Page 16

message about cleaning power. On each redesigned container, a yellow swatch asserts the specific benefit (e.g., “Kills Germs,” “Wipes Out Clogs Fast”), while a common tagline (“Unbeatable Clean”) conveys the brand promise of the line as a whole. Research had indicated, says Nelson, that users readily agreed with statements such as “this stuff really works” when asked about the effectiveness of the products. The same praise could be given to the effectiveness of HBN’s visual makeover, which Home Care Labs credits with a 20% increase in dollar sales for The Works in the first quarter vs. the previous year following the redesign. When it’s time, it’s time

Chipman says that HBN’s business is about evenly split between initial design for new products and redesign for existing ones. In the latter category, she says, when a package begins to look dated or when sales have begun to decline, that’s when the brand owner realizes it may be time to “strengthen the brand story.”

Taking a proactive approach, the firm periodically surveys its client base to see which brands may be in need of improvements or extensions. Nelson says that although the attitude of “if it’s not broke, it’s okay” may make some brands slow to change, that resistance disappears when sales fall or market share has stagnated. Other factors that prompt brand review are changes to products that necessitate changes in packaging; intensified pressure from competitors; and the addition of distribution channels ( for example, club stores) that require packages specific to those environments. But, retooling the image of a branded package is never simple. An overabundance of choices and the “much shorter attention spans” of today’s message-bombarded consumers make it harder than ever for packages to be effective as promotional vehicles for their brands, Chipman says. Shoppers examining a package implicitly ask, “What can you for me? How can you solve my problems?” The package, Chipman says, must be prepared to “reach them emotionally” and provide the answers. “If your product doesn’t connect with consumers, they will pass it by.” These days, agrees Craig Harbauer, senior designer, “brands have to work harder to be distinctive on the shelf,” and they have more to communicate in terms of product information than they used to. That can mean adding words to the packaging, and words, he says, “are always the hardest things to get people to look at.” Fortunately, according to Judy Driscoll, production artist, one of HBN’s strengths is simplifying and organizing the brand messaging. “We’re really good at the visual audit,” she says.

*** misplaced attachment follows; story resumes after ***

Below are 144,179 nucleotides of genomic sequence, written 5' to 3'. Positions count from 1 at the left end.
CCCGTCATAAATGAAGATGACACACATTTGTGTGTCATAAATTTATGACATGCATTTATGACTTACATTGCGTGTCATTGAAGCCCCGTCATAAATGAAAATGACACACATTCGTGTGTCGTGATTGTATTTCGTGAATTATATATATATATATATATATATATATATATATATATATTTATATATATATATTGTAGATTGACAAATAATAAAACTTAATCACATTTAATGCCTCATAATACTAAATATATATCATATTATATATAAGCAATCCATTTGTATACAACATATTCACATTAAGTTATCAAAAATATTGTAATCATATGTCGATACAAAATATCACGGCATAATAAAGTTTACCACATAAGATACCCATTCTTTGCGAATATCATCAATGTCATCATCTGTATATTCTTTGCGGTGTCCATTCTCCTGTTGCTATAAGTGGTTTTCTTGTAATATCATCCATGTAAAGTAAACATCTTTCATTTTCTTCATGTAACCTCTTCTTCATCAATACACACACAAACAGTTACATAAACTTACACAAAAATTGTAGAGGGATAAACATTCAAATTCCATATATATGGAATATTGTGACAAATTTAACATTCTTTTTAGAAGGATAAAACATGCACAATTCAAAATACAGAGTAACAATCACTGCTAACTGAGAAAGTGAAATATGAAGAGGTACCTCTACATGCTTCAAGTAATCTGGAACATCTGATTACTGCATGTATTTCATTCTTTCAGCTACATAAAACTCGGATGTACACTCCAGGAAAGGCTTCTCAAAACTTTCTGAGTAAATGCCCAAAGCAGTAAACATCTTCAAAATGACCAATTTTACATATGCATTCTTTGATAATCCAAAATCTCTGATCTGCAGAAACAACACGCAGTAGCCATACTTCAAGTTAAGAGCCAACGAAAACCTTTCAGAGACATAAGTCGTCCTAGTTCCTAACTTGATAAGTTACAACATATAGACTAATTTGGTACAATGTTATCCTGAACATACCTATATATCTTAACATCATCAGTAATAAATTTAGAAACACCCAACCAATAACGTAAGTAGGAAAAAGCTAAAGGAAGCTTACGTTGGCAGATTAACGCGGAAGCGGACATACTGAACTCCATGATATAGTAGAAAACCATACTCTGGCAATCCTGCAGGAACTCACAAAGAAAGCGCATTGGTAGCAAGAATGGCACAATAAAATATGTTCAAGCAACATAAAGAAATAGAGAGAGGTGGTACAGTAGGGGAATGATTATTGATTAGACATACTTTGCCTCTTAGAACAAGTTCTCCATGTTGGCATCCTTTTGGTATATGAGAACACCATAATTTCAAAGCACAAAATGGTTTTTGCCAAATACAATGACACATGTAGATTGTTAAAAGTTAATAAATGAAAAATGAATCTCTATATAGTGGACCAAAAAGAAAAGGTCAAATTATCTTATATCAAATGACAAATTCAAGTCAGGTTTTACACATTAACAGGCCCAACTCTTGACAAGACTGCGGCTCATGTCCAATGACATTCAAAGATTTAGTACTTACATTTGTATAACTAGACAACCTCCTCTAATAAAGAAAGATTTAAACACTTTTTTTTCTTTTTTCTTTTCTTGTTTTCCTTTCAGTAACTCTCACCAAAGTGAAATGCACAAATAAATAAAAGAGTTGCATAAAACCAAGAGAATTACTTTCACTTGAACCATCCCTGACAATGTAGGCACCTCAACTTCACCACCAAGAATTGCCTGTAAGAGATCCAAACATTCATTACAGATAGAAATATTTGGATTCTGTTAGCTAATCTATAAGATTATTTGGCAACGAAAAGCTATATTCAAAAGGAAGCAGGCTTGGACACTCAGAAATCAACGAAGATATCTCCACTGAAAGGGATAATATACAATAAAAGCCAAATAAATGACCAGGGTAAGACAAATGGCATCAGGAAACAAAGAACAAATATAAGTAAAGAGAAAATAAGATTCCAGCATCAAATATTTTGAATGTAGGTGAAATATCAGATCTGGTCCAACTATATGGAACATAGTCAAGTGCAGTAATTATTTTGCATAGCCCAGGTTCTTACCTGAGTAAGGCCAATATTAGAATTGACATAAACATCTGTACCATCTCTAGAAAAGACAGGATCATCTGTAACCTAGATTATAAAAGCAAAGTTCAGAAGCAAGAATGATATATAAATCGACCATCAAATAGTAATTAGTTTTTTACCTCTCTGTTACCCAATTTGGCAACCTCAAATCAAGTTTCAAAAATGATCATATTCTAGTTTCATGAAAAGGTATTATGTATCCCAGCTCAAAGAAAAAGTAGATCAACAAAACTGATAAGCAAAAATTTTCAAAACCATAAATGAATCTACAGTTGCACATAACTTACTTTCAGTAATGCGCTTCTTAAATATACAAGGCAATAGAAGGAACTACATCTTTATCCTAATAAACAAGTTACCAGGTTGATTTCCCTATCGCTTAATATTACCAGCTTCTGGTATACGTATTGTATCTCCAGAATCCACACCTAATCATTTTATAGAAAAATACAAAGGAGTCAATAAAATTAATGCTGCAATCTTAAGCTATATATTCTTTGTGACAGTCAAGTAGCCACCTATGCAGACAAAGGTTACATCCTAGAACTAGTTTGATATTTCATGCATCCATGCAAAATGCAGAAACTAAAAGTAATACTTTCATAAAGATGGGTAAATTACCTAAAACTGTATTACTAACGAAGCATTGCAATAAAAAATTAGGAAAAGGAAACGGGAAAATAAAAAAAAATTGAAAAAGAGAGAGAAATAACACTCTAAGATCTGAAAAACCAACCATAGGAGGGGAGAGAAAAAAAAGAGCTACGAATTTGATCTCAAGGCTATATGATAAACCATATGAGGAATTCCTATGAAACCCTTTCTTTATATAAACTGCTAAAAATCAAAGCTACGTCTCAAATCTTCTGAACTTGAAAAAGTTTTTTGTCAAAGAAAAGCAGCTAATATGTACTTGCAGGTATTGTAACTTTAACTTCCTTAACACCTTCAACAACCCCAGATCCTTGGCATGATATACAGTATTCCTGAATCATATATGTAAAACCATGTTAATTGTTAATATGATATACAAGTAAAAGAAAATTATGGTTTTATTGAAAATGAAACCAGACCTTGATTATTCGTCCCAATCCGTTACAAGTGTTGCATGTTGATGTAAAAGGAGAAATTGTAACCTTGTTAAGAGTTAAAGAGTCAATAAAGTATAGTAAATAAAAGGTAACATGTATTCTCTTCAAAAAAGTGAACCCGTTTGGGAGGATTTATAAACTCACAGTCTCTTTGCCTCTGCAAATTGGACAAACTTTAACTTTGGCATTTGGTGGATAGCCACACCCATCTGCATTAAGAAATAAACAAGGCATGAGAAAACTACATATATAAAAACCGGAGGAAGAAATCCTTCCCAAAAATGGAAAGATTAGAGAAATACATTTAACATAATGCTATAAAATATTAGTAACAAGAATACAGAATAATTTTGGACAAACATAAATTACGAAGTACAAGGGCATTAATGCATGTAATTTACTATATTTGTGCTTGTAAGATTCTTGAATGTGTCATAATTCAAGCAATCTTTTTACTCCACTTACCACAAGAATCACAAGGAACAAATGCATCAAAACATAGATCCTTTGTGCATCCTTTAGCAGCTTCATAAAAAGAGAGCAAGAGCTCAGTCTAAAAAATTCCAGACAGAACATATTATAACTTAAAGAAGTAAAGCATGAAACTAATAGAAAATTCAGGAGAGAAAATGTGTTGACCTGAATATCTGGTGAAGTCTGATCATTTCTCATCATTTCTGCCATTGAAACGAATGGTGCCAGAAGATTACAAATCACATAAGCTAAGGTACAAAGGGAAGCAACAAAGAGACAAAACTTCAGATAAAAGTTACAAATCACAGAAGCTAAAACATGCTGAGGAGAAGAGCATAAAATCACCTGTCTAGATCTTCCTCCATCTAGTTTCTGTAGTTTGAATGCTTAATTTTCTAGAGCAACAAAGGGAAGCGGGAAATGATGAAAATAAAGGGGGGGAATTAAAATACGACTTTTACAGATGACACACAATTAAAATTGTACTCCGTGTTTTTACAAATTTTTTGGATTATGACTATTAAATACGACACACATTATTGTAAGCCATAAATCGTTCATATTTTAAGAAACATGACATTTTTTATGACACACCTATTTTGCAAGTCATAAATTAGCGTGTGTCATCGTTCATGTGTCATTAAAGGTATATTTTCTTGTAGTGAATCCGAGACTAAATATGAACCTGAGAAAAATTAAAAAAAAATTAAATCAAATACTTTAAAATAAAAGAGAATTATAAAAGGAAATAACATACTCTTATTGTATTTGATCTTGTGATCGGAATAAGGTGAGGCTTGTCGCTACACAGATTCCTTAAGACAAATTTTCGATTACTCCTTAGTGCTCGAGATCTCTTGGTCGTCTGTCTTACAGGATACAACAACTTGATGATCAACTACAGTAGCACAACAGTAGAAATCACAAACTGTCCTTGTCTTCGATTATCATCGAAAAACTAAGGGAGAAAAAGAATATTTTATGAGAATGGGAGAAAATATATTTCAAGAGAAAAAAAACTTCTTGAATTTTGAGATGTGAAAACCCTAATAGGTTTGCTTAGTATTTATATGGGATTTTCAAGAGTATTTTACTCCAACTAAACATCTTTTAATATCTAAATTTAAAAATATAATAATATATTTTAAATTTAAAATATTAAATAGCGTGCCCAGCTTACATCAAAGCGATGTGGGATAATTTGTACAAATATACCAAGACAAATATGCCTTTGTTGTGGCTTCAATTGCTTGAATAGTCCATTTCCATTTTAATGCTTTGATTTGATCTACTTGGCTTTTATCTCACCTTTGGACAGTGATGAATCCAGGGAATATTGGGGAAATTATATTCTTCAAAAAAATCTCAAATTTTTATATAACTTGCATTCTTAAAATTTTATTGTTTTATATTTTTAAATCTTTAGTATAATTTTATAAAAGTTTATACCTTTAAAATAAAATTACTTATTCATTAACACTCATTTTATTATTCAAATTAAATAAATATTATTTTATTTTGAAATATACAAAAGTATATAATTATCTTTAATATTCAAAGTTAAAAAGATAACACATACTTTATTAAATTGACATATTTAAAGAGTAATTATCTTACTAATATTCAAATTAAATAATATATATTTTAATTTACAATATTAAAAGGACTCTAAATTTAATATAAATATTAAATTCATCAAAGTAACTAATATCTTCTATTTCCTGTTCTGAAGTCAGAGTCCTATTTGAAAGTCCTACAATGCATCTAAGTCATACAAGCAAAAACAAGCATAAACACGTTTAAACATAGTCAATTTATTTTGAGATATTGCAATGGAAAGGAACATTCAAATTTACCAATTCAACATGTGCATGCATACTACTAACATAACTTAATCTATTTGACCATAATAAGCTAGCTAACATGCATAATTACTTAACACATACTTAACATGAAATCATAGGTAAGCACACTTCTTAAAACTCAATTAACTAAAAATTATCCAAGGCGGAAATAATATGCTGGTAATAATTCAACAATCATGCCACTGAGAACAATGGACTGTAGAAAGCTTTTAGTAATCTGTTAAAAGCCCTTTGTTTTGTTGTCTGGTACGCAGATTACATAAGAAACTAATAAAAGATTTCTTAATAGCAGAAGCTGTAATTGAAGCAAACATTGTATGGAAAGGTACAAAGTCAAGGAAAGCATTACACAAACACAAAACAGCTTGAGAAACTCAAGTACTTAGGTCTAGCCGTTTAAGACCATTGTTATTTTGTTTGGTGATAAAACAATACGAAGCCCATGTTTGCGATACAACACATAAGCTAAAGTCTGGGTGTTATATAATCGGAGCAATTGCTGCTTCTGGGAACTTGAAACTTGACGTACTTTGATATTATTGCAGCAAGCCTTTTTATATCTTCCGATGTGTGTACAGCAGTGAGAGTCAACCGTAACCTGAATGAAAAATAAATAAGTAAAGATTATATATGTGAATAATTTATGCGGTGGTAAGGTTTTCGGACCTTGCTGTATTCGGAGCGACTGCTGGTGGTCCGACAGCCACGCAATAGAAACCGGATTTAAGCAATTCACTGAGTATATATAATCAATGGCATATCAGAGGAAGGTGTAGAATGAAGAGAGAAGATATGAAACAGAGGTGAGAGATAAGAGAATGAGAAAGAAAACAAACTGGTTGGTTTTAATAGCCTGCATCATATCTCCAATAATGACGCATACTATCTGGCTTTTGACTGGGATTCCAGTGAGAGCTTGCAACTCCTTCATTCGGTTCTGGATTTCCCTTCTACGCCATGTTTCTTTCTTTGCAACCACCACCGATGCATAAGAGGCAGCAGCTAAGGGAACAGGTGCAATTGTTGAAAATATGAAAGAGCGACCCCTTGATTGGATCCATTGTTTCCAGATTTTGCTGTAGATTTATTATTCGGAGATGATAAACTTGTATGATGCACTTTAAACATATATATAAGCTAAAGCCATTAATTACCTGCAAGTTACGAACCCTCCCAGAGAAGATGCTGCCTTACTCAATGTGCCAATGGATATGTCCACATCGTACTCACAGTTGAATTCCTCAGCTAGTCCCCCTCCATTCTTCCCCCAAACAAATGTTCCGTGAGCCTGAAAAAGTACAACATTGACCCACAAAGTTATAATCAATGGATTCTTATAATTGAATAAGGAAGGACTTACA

This 22-oz. seamed foil bag conveys the snack food’s Indian roots and ingredients with lotus flowers, a cobra snake, and pastel colors.

14

NOVEMBER 2010 | PackageDesignMag.com

Package Design - November 2010  

In this issue: Meet the 2010 Makeover Challenge Winner: HBN Brand Design accelerates brands through strategic design and simplified commu...

Package Design - November 2010  

In this issue: Meet the 2010 Makeover Challenge Winner: HBN Brand Design accelerates brands through strategic design and simplified commu...

Advertisement